Natural history of Emerita analoga (Stimpson) ...
|Title||Natural history of Emerita analoga (Stimpson) (Anomura, Hippidae) in a sandy beach of Northern Chile|
|Author(s)||H. Contreras, E. Jaramillo, P. Quijon|
|Journal||Revista Chilena De Historia Natural|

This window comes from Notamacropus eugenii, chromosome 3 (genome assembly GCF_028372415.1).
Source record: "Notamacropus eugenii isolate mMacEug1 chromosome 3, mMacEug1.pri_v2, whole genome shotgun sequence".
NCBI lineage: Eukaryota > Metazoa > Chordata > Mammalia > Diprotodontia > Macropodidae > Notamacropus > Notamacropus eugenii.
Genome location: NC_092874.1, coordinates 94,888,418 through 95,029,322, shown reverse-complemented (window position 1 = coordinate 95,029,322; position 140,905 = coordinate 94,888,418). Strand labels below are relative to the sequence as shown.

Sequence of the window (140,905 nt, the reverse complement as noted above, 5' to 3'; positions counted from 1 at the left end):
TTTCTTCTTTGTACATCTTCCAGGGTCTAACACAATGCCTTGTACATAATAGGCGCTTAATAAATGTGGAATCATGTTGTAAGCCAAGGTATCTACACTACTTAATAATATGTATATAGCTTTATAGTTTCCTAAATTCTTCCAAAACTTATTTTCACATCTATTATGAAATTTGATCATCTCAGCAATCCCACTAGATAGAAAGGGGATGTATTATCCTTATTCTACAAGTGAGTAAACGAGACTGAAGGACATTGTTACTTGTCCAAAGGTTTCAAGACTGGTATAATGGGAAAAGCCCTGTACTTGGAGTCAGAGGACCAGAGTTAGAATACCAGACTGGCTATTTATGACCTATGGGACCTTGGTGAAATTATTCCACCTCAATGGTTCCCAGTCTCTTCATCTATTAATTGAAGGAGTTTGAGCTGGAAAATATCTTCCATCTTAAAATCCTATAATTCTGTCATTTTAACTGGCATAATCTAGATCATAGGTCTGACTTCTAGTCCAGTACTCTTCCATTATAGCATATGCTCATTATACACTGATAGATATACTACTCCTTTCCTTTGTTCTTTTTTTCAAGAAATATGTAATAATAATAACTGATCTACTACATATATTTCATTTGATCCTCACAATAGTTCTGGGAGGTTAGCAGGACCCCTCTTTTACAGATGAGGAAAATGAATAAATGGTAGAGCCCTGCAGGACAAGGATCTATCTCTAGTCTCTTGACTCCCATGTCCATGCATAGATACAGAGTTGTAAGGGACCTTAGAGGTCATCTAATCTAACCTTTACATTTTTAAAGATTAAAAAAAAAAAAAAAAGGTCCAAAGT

|Abstract||Sediment samplings were carried across the intertidal of the beach at Hornitos, northern Chile (22 degrees 26'S) during August and November 1996 and March, July and November 1997 for a study of the reproductive and population biology of Emerita analoga (Stimpson) (Decapoda, Anomura) in a region of the Chilean coast characterized by persistent upwelling. The highest abundances of E. analoga occurred during March and December 1997. During November 1996, March and December 1997, the highest abundances occurred below the effluent line, while in July 1996 and August 1997, most of the stages of E. analoga occurred in higher abundances above the effluent line. Ovigerous females were recorded over the entire study period. Juveniles were also present during all sampling months, peaking during March 1997. Body size of ovigerous females varied between 12.6 and 26.4 mm. Fecundity increased significantly with body size of females in all samples analyzed. The analyses of recruitment pattern for males and females suggest the existence of two pulses in the recruitment of E. analoga at Hornitos: one between October and December, and another one between February and March. Growth analyses show that females have growth rates a maximum body sizes higher than males. Comparisons with similar studies carried out at the coast of south central Chile (ca. 39 degreesS), a region where upwelling occurs occasionally, show that E. analoga from this region have similar growth rates but attain a greater maximum body size than in Hornitos. It is concluded that proximity to areas of persistent upwelling seems not to affect life history of E. analoga in northern Chile.|
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